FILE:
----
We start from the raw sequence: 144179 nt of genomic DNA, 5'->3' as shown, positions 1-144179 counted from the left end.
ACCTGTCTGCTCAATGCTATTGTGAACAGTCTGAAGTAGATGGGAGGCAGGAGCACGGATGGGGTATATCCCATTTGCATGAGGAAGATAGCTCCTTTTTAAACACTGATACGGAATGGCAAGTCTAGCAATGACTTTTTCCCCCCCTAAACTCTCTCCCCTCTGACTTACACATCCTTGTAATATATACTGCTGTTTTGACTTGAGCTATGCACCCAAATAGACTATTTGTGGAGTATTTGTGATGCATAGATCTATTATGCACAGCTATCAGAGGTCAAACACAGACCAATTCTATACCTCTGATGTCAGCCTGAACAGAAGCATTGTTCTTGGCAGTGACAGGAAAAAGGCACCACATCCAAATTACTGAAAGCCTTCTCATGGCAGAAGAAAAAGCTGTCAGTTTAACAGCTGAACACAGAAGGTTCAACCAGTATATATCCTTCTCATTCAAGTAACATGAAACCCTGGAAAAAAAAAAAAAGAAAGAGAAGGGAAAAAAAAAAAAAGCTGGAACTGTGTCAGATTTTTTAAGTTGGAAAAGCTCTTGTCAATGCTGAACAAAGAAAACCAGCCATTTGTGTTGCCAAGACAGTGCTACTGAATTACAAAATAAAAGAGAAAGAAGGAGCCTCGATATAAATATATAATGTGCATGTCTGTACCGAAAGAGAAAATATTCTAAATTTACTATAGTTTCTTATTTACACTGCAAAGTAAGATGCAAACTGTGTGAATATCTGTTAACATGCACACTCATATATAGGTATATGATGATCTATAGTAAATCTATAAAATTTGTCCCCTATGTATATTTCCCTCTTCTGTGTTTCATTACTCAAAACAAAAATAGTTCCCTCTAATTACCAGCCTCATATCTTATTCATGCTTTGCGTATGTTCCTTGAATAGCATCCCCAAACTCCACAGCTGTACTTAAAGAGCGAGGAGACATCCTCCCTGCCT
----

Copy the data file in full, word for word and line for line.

We start from the raw sequence: 144179 nt of genomic DNA, 5'->3' as shown, positions 1-144179 counted from the left end.
ACCTGTCTGCTCAATGCTATTGTGAACAGTCTGAAGTAGATGGGAGGCAGGAGCACGGATGGGGTATATCCCATTTGCATGAGGAAGATAGCTCCTTTTTAAACACTGATACGGAATGGCAAGTCTAGCAATGACTTTTTCCCCCCCTAAACTCTCTCCCCTCTGACTTACACATCCTTGTAATATATACTGCTGTTTTGACTTGAGCTATGCACCCAAATAGACTATTTGTGGAGTATTTGTGATGCATAGATCTATTATGCACAGCTATCAGAGGTCAAACACAGACCAATTCTATACCTCTGATGTCAGCCTGAACAGAAGCATTGTTCTTGGCAGTGACAGGAAAAAGGCACCACATCCAAATTACTGAAAGCCTTCTCATGGCAGAAGAAAAAGCTGTCAGTTTAACAGCTGAACACAGAAGGTTCAACCAGTATATATCCTTCTCATTCAAGTAACATGAAACCCTGGAAAAAAAAAAAAAGAAAGAGAAGGGAAAAAAAAAAAAAGCTGGAACTGTGTCAGATTTTTTAAGTTGGAAAAGCTCTTGTCAATGCTGAACAAAGAAAACCAGCCATTTGTGTTGCCAAGACAGTGCTACTGAATTACAAAATAAAAGAGAAAGAAGGAGCCTCGATATAAATATATAATGTGCATGTCTGTACCGAAAGAGAAAATATTCTAAATTTACTATAGTTTCTTATTTACACTGCAAAGTAAGATGCAAACTGTGTGAATATCTGTTAACATGCACACTCATATATAGGTATATGATGATCTATAGTAAATCTATAAAATTTGTCCCCTATGTATATTTCCCTCTTCTGTGTTTCATTACTCAAAACAAAAATAGTTCCCTCTAATTACCAGCCTCATATCTTATTCATGCTTTGCGTATGTTCCTTGAATAGCATCCCCAAACTCCACAGCTGTACTTAAAGAGCGAGGAGACATCCTCCCTGCCT